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When do employees need to be paid for pre-work activities?

A female cashier using a calculator at a supermarket or store check-out counter. She is wearing a khaki apron.

The Federal Circuit and Family Court recently handed down its decision in Shop, Distributive & Allied Employees' Association v Aldi Foods Pty Ltd [2022] FedCFamC2G 799. The case dealt with whether employees' "pre-work activities" constituted "work" for which they were required to be paid.

The Court determined in this case that the pre-work activities performed by the relevant employees, prior to the commencement of their rostered shift, nonetheless constituted work, and the employees were entitled to be paid for these activities.

Overview of the decision

The Shop, Distributive & Allied Employees' Association (SDA) commenced proceedings against Aldi Foods Pty Ltd (Aldi) on behalf of Aldi employees based at one of its distribution centres, for failing to pay the employees in accordance with the applicable enterprise agreement, and "payment for work" requirements under the Fair Work Act 2009 (Cth) (FW Act).

The SDA claimed that from August 2018 onwards, Aldi had continuously directed these employees, after clocking on at the workplace, to commence work 15 minutes prior to their rostered starting time to undertake several tasks (pre-commencement tasks) and therefore work in excess of their contract hours. These pre-commencement tasks included:

  • performing safety checks and tests on equipment to be utilised during the employees' shifts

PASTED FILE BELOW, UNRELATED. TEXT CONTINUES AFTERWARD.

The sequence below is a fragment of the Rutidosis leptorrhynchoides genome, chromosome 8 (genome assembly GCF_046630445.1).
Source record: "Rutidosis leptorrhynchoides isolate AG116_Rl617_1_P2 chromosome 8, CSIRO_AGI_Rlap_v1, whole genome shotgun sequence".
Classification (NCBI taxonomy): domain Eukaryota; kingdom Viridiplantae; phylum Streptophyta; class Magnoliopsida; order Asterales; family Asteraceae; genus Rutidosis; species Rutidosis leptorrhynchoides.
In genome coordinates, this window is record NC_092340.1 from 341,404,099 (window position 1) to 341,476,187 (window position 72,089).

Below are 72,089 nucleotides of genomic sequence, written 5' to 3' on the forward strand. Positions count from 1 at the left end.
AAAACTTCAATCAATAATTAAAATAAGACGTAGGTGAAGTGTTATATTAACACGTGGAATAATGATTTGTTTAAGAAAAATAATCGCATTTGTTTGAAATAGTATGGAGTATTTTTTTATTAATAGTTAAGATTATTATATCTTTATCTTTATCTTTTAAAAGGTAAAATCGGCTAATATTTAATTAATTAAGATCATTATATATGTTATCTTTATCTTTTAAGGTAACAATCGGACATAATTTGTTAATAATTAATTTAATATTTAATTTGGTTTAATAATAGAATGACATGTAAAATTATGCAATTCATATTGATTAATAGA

• driving stock pickers (similar to a forklift) to a central location
  • completing a checklist, which included recording details of the stock pickers and communications devices to be used during the employees' shifts

In defence of the claim, Aldi asserted that it had not been underpaying its employees, and that employees are only expected to be ready to commence work at the start of their rostered shift and that this expectation was not in breach of its obligations under the FW Act. Aldi also claimed that it was entitled to "set off" payments made to employees at the end of their shifts where work was not performed, against any amounts that may have been payable for the performance of the pre-commencement tasks.

The Court ultimately found in favour of the SDA and held that, in this case:

  • there was an implied direction from Aldi that employees had to arrive early prior to the commencement of their shift to undertake the pre-commencement tasks (for example, an "expectation" on employees to do this, as well as potential consequence management outcomes such as formal warnings if employees were not ready to commence work at the beginning of their rostered shift); and
  • the pre-commencement tasks listed above could not be characterised as private activity of the employees, as each activity was solely for the benefit of Aldi, with no personal benefit to the employees. Therefore, the Court was satisfied that the activities carried out constituted work; and